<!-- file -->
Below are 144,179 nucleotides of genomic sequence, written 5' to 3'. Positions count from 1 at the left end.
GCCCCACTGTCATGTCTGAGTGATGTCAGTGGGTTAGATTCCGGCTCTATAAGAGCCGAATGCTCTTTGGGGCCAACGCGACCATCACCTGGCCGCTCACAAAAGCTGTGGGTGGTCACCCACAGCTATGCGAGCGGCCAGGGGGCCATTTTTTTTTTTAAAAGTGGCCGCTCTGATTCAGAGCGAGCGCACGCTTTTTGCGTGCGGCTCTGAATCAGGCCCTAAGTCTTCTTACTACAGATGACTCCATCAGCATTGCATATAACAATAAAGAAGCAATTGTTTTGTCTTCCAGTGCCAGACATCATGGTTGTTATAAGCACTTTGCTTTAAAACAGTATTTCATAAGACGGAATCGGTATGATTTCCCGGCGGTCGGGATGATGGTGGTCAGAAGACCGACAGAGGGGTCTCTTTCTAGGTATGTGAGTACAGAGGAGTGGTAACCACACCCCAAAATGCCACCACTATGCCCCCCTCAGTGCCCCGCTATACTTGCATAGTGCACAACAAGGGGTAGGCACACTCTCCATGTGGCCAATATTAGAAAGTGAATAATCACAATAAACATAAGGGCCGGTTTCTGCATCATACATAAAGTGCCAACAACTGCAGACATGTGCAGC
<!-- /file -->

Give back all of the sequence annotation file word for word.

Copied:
Below are 144,179 nucleotides of genomic sequence, written 5' to 3'. Positions count from 1 at the left end.
GCCCCACTGTCATGTCTGAGTGATGTCAGTGGGTTAGATTCCGGCTCTATAAGAGCCGAATGCTCTTTGGGGCCAACGCGACCATCACCTGGCCGCTCACAAAAGCTGTGGGTGGTCACCCACAGCTATGCGAGCGGCCAGGGGGCCATTTTTTTTTTTAAAAGTGGCCGCTCTGATTCAGAGCGAGCGCACGCTTTTTGCGTGCGGCTCTGAATCAGGCCCTAAGTCTTCTTACTACAGATGACTCCATCAGCATTGCATATAACAATAAAGAAGCAATTGTTTTGTCTTCCAGTGCCAGACATCATGGTTGTTATAAGCACTTTGCTTTAAAACAGTATTTCATAAGACGGAATCGGTATGATTTCCCGGCGGTCGGGATGATGGTGGTCAGAAGACCGACAGAGGGGTCTCTTTCTAGGTATGTGAGTACAGAGGAGTGGTAACCACACCCCAAAATGCCACCACTATGCCCCCCTCAGTGCCCCGCTATACTTGCATAGTGCACAACAAGGGGTAGGCACACTCTCCATGTGGCCAATATTAGAAAGTGAATAATCACAATAAACATAAGGGCCGGTTTCTGCATCATACATAAAGTGCCAACAACTGCAGACATGTGCAGC